Microsoft continued its war on botnets last week with a raid that involved seizing servers controlling millions of zombie computers caught in the spell of the ZeuS malware.
Under a court order, Microsoft employees, accompanied by agents from the U.S. Marshals Service, raided two web hosting companies in Pennsylvania and Illinois on Friday, disabling web servers used as command-and-control centers for the botnets and seizing some 800 web addresses that allowed cybercriminals to infect computers in order to steal banking credentials and siphon money from victims’ accounts.
Microsoft said that the botnets had been used to steal more than $100 million from victims since 2007.
The takedown came after Microsoft filed a civil suit against 39 unnamed parties seeking permission to sever the command-and-control servers behind the ZeuS botnets.
The software giant, in conjunction with the Financial Services–Information Sharing and Analysis Center (FS-ISAC) and the National Automated Clearing House Association, invoked the Racketeer Influenced and Corrupt Organizations (RICO) Act to convince a judge that the botnets were structured and managed like traditional organized crime gangs. The plaintiffs also claimed that phishing emails the criminals used to spread their malware infringed on their trademarks and intellectual property, since some of the phishing attacks were designed to impersonate communications from Microsoft.
The novel civil action was fostered by Richard Boscovich, a former federal prosecutor who is now a senior lawyer in Microsoft’s digital crimes unit. The action is intended to supplement the activities of law enforcement agencies, whose investigations often take years to complete and seldom result in substantial disruption to criminal activities.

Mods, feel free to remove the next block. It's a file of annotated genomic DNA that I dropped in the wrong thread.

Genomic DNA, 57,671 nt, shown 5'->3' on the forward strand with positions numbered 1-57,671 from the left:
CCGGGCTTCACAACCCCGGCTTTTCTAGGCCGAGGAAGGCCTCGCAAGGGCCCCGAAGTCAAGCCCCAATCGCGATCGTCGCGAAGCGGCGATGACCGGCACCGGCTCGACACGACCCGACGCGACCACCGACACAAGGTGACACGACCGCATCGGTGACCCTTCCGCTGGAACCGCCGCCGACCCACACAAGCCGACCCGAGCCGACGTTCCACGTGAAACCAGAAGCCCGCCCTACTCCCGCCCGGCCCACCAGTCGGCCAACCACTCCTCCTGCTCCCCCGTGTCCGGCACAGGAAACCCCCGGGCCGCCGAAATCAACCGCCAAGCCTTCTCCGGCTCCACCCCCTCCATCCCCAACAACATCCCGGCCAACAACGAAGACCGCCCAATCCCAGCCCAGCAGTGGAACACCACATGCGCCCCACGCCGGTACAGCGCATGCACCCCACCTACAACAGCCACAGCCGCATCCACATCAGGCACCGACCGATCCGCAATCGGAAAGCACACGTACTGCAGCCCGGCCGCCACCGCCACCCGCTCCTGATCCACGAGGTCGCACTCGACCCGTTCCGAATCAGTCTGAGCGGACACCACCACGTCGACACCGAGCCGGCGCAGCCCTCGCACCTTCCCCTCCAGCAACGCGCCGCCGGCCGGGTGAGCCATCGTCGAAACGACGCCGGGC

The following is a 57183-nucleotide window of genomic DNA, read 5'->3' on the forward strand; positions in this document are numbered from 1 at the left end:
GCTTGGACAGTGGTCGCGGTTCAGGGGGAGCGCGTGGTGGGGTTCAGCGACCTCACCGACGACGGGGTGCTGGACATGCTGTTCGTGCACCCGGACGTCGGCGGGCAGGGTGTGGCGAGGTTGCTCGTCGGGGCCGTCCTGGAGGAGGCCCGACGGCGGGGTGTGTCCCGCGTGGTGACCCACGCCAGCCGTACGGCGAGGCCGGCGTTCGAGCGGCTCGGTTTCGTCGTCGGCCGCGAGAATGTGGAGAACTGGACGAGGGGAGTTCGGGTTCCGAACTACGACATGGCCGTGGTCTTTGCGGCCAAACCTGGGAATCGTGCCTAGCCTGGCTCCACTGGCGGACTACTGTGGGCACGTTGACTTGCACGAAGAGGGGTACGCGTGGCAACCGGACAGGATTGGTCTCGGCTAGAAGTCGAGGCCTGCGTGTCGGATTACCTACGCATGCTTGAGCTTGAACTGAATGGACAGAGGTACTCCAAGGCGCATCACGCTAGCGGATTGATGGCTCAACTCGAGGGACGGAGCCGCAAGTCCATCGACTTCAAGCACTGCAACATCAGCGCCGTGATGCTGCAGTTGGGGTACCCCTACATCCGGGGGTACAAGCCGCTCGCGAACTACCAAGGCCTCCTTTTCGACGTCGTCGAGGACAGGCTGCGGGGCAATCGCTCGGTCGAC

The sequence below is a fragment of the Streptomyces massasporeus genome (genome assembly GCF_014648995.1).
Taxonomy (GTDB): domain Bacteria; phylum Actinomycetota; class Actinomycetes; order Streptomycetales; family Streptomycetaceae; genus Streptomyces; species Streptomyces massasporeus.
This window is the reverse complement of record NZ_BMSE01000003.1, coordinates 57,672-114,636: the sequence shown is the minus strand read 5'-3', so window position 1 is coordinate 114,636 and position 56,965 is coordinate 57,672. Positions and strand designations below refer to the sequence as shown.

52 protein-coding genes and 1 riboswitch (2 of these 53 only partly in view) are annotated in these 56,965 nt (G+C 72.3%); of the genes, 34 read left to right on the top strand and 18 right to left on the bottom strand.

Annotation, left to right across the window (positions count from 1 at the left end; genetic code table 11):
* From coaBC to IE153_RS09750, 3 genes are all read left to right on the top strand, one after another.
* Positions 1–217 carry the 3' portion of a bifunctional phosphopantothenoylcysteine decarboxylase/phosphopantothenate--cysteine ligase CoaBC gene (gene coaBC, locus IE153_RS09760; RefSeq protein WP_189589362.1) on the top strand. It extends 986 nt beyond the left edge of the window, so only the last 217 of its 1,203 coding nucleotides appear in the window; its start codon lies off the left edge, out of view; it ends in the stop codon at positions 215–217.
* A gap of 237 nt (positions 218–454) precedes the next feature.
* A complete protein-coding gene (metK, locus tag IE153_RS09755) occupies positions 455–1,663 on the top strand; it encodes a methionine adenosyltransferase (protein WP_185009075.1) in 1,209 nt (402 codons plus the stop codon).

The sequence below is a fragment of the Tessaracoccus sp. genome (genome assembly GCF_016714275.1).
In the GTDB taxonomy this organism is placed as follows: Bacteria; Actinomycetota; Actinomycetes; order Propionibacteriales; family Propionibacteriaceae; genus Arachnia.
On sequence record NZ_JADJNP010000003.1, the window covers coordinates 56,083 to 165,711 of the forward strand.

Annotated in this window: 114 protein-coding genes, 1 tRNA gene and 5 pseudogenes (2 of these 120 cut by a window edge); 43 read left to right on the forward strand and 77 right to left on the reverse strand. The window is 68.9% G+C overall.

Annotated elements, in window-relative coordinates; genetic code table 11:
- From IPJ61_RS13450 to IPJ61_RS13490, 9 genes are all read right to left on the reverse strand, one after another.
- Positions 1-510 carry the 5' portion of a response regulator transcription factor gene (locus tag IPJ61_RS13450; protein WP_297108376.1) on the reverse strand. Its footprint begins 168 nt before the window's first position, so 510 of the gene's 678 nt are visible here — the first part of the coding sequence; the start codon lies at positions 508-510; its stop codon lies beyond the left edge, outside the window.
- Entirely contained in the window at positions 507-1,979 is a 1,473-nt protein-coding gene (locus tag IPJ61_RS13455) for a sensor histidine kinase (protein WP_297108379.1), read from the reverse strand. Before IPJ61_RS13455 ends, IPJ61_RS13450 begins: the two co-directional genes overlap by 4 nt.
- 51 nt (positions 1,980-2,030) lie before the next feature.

It’s not the first time Microsoft has attempted to take down botnets. The company previously attacked three other botnets — Waledac, Rustock and Kelihos — through similar civil suits that allowed the company to seize web addresses and associated computers. The gains from such takedowns, however, are generally short-lived. After Waledac was targeted, the criminals behind it simply altered their software to thwart easy detection and launched a new botnet.
Microsoft said in a statement that its goal in the ZeuS takedown was not to obtain a permanent shutdown of the botnets but simply to strategically disrupt their operation. By increasing the cost of running botnets, Microsoft said it hoped to cause long-term damage to the cybercriminal organizations behind them.
“We equate this to a neighborhood watch,” Boscovich told the New York Times.
The months-long investigation, codenamed Operation b71, focused on botnets using ZeuS, SpyEye and Ice-IX variants of the ZeuS family of malware, which authorities say have infected more than 13 million computers worldwide and are responsible for nearly half a billion dollars in fraudulent activity and damages.
The criminals behind the botnets spammed victims with phishing emails that lured them into clicking on links for malicious web sites where malware based on the Zeus botnet would infect their machines.
The malware would log keystrokes to monitor an infected user’s online activity and gain access to usernames and passwords in order to steal their identity, withdraw money from their bank accounts and make online purchases. The malware would automatically begin keylogging when an infected user typed in the name of a financial institution or e-commerce web site into the browser bar.
“We don’t expect this action to have wiped out every ZeuS botnet operating in the world,” Microsoft said in a statement. “However, together, we have proactively disrupted some of the most harmful botnets, and we expect this effort will significantly impact the cybercriminal underground for quite some time. Cybercriminals are in this for the money and this action was an unprecedented strike against the illicit infrastructure on which they rely.”